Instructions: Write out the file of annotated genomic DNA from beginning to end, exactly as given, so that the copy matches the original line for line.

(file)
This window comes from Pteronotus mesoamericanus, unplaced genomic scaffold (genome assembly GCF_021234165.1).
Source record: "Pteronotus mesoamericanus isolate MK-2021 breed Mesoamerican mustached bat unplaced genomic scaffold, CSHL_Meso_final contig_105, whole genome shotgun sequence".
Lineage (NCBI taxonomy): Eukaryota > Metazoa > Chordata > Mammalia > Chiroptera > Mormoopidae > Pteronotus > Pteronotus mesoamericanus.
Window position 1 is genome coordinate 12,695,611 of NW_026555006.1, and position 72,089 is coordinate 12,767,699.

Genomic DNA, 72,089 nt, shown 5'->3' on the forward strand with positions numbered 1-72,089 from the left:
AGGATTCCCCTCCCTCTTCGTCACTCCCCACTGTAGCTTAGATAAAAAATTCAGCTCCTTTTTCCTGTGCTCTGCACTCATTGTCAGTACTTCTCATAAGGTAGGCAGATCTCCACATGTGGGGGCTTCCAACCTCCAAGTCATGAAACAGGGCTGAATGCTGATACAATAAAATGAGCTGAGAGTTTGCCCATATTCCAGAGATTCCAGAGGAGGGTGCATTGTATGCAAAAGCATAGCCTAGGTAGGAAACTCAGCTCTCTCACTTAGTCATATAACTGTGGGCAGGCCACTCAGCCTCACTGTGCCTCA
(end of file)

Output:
This window comes from Pteronotus mesoamericanus, unplaced genomic scaffold (genome assembly GCF_021234165.1).
Source record: "Pteronotus mesoamericanus isolate MK-2021 breed Mesoamerican mustached bat unplaced genomic scaffold, CSHL_Meso_final contig_105, whole genome shotgun sequence".
Lineage (NCBI taxonomy): Eukaryota > Metazoa > Chordata > Mammalia > Chiroptera > Mormoopidae > Pteronotus > Pteronotus mesoamericanus.
Window position 1 is genome coordinate 12,695,611 of NW_026555006.1, and position 72,089 is coordinate 12,767,699.

Genomic DNA, 72,089 nt, shown 5'->3' on the forward strand with positions numbered 1-72,089 from the left:
AGGATTCCCCTCCCTCTTCGTCACTCCCCACTGTAGCTTAGATAAAAAATTCAGCTCCTTTTTCCTGTGCTCTGCACTCATTGTCAGTACTTCTCATAAGGTAGGCAGATCTCCACATGTGGGGGCTTCCAACCTCCAAGTCATGAAACAGGGCTGAATGCTGATACAATAAAATGAGCTGAGAGTTTGCCCATATTCCAGAGATTCCAGAGGAGGGTGCATTGTATGCAAAAGCATAGCCTAGGTAGGAAACTCAGCTCTCTCACTTAGTCATATAACTGTGGGCAGGCCACTCAGCCTCACTGTGCCTCA